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Monday, Dec 09, 2019

Ganesh Chaturthi 2019: How modak became Lord Ganesha’s favourite sweet

Ganesha holds dominion over all ‘Ganas’, a general term assigned to all the classes of beings, ranging from insects, animals, and humans, to all the subtle and the celestial beings.

more-lifestyle Updated: Sep 01, 2019 16:05 IST
Asian News International
Asian News International
Asian News International
Ganesh Chaturthi 2019:Since Lord Ganesha loves modak, he is also called Modakapriyaya, one of his 108 names.
Ganesh Chaturthi 2019:Since Lord Ganesha loves modak, he is also called Modakapriyaya, one of his 108 names.(Youtube)
         

Lord Ganesha is the Hindu God of success, knowledge and wealth, and is believed to remove the obstacles in one’s life, hence, people offer prayers to the elephant-headed god before beginning all important tasks.

Ganesha holds dominion over all ‘Ganas’, a general term assigned to all the classes of beings, ranging from insects, animals, and humans, to all the subtle and the celestial beings.

Lord Ganesha has 108 names, mentioned in Ganesha Ashtothram, which are collectively known as Ashtottara Shatanamavali. Gajanana, Mahaganapati, Vighnaharta, Shivapriya, Purana Purusha,Vishnupriyaya, Samasta Devata Murtaye are few of them.

Since Lord Ganesha loves modak, he is also called Modakapriyaya, one of his 108 names.

There are many tales about Ganesha’s childhood which are not only exciting but also depict him as a naughty kid.

A lesser known story from the Brahma Vaivarta Purana also narrates a version of Ganesha’s birth.

History about Ganesha’s birth and his childhood are found in the later Puranas. The Vayu and Brahmanda Purnasa are also considered for references of facts and information.

Here are few tales that describe how modaks, offered as main ‘prasad’, became his favourite sweet.

A folklore describes how he liked to have ‘ladoos’ prepared by his grandmother, Meenavati, the wife of King Himavan and the mother of Goddess Parvati. Ganesha’s birth kindled a fire of joy, love and motherhood, both in Goddess Parvati and her mother Meenavati. The latter began to seek opportunities to foster and pamper her grandchild.

As an overwhelming gesture of her love, Meenavati prepared ‘ladoos’ exclusively meant for Ganpati and sent it to Mount Kailash. He would not only relish the sweet himself but also shared it with his ‘mooshak sena’ who were his only aides there.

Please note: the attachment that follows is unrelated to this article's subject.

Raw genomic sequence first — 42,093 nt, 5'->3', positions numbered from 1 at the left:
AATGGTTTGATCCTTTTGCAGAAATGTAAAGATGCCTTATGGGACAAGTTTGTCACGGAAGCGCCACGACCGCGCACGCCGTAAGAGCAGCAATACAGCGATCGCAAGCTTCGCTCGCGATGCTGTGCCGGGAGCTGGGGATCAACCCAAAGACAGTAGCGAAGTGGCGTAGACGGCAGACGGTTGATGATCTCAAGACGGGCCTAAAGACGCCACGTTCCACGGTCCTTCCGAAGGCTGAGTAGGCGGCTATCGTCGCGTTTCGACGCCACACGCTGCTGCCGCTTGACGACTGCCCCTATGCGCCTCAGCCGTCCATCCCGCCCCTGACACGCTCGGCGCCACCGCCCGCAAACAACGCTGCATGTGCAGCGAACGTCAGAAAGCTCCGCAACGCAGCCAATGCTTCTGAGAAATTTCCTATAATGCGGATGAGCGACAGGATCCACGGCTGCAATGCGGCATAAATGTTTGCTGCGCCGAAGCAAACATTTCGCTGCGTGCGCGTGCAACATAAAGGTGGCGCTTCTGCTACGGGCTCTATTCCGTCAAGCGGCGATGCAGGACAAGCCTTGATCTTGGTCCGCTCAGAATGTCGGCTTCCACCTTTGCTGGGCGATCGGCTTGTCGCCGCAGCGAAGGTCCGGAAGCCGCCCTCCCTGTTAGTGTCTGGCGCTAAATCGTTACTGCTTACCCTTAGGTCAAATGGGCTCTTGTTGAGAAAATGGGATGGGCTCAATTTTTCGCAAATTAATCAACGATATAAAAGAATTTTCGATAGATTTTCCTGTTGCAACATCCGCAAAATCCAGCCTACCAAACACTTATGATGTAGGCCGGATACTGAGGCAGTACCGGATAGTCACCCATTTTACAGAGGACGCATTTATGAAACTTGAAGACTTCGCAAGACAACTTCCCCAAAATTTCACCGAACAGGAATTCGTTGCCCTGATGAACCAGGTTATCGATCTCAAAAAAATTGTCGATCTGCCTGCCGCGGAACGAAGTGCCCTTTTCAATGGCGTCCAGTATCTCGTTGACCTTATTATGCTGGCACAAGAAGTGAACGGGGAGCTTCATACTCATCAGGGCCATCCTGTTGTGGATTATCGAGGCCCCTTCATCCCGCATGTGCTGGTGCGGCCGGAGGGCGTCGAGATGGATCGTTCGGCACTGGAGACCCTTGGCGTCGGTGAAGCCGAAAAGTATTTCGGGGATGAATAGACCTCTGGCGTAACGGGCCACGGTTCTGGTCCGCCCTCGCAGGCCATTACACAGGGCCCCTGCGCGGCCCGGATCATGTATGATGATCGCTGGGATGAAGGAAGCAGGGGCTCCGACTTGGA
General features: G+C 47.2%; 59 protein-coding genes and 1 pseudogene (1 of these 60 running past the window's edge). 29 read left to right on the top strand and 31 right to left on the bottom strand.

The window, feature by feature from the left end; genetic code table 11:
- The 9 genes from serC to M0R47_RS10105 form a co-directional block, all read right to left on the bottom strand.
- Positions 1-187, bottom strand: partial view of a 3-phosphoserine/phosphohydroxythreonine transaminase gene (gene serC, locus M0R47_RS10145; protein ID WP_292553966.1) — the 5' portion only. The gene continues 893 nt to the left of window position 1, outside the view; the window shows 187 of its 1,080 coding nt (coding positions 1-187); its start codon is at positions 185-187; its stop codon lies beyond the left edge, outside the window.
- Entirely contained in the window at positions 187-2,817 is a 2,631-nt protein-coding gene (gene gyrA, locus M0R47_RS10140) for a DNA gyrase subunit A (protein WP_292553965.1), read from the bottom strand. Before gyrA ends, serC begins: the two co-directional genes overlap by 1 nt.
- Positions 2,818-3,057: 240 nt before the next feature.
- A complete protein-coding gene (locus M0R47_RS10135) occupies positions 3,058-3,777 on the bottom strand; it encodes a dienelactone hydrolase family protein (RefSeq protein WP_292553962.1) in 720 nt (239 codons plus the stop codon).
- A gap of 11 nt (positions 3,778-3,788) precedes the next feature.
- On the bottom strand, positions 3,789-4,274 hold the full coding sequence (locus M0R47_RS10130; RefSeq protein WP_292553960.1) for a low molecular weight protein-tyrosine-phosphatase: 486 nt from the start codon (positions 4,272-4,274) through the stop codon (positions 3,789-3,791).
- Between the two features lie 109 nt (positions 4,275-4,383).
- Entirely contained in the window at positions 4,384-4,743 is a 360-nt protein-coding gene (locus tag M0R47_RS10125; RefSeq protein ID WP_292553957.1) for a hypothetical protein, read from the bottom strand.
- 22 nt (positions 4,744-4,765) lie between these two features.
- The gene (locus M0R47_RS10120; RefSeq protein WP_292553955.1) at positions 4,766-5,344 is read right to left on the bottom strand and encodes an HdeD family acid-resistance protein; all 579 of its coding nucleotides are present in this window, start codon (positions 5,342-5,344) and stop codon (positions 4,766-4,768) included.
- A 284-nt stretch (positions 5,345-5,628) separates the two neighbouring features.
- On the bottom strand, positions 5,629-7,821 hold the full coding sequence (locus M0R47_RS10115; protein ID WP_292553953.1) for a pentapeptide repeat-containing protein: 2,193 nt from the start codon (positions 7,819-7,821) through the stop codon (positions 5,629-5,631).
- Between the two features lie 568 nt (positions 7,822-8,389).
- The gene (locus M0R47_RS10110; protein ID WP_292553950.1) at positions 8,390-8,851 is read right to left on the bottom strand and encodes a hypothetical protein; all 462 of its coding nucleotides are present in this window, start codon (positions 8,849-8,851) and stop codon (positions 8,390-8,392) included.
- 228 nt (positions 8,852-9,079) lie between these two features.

As Ganesha grew up, he became so obsessed with the ‘ladoos’ that his hunger became uncontrollable and insatiable without them. He is seen holding a bowl full of ladoos in his hand, which holds symbolic significance and sends a spiritual message that every being must discover the sweetness of their soul.

One day, Parvati found that Kailash was running out of laddoos and soon there would be nothing left for Ganesha to consume. A panicked Parvati started looking for ways to cope with the situation but could find no way to bring more ladoos in a short time, from Meenavati’s palace to Kailash.

Ultimately, the mother came up with a solution of preparing something new for Ganesha, who was busy playing with Lord Shiva. After some time, she showed up with a sweet-dish that was white in colour and looked like ladoos but was different. Goddess Parvati had prepared Modaks for her son, which he relished with great joy and pronounced, thereafter, that modaks would be the dish that should be offered to him to please him.

Another tale narrates that the Devas once visited Shiv-Parvati and presented a modak. The one to eat this modak would become knowledgeable in all scriptures, science, art, and writing. The mother wanted both her sons, Ganesha and Kartikeya, to have it, but they were not ready to share. Parvati decided to take a test that whoever among them proved the true meaning of sincerity and devotion would get the sweet.

Lord Kartikeya, with lightning speed, visited all spiritual places in all lokas, while Lord Ganesha walked around his parents, and showed his unconditional love towards his parents. Impressed by her younger son’s idea of true devotion, Goddess Parvati gave him the modak and this is how he became fond of it.

Since then, Modaks are offered to Lord Ganesha on Ganesh Chaturthi, and the number of modaks offered should be specifically 21, as per traditionally followed rituals.

By receiving Ganesha’s grace, we tend to receive the grace of all Gods. His blessings are said to be most powerful and this is one reason the devotion towards this marvelous deity keeps increasing every year with people celebrating his homecoming with zeal and grandeur.

(This story has been published from a wire agency feed without modifications to the text. Only the headline has been changed.)

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